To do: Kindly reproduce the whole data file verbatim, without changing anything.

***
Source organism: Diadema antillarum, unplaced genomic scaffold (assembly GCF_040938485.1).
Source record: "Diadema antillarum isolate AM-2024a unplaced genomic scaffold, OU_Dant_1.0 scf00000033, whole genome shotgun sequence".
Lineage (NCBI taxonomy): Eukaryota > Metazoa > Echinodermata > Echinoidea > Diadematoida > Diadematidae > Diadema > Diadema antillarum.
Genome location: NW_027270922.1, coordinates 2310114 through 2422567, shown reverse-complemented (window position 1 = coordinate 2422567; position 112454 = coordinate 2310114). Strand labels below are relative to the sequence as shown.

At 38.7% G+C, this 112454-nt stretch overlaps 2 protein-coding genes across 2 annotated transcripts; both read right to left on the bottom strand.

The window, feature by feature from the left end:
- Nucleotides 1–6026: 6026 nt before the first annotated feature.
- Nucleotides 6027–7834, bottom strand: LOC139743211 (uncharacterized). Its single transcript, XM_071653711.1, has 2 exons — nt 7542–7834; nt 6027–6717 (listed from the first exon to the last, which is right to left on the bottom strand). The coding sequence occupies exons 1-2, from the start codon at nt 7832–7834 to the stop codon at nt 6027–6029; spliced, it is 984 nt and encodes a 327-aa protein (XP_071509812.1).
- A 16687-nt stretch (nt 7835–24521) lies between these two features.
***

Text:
Source organism: Diadema antillarum, unplaced genomic scaffold (assembly GCF_040938485.1).
Source record: "Diadema antillarum isolate AM-2024a unplaced genomic scaffold, OU_Dant_1.0 scf00000033, whole genome shotgun sequence".
Lineage (NCBI taxonomy): Eukaryota > Metazoa > Echinodermata > Echinoidea > Diadematoida > Diadematidae > Diadema > Diadema antillarum.
Genome location: NW_027270922.1, coordinates 2310114 through 2422567, shown reverse-complemented (window position 1 = coordinate 2422567; position 112454 = coordinate 2310114). Strand labels below are relative to the sequence as shown.

At 38.7% G+C, this 112454-nt stretch overlaps 2 protein-coding genes across 2 annotated transcripts; both read right to left on the bottom strand.

The window, feature by feature from the left end:
- Nucleotides 1–6026: 6026 nt before the first annotated feature.
- Nucleotides 6027–7834, bottom strand: LOC139743211 (uncharacterized). Its single transcript, XM_071653711.1, has 2 exons — nt 7542–7834; nt 6027–6717 (listed from the first exon to the last, which is right to left on the bottom strand). The coding sequence occupies exons 1-2, from the start codon at nt 7832–7834 to the stop codon at nt 6027–6029; spliced, it is 984 nt and encodes a 327-aa protein (XP_071509812.1).
- A 16687-nt stretch (nt 7835–24521) lies between these two features.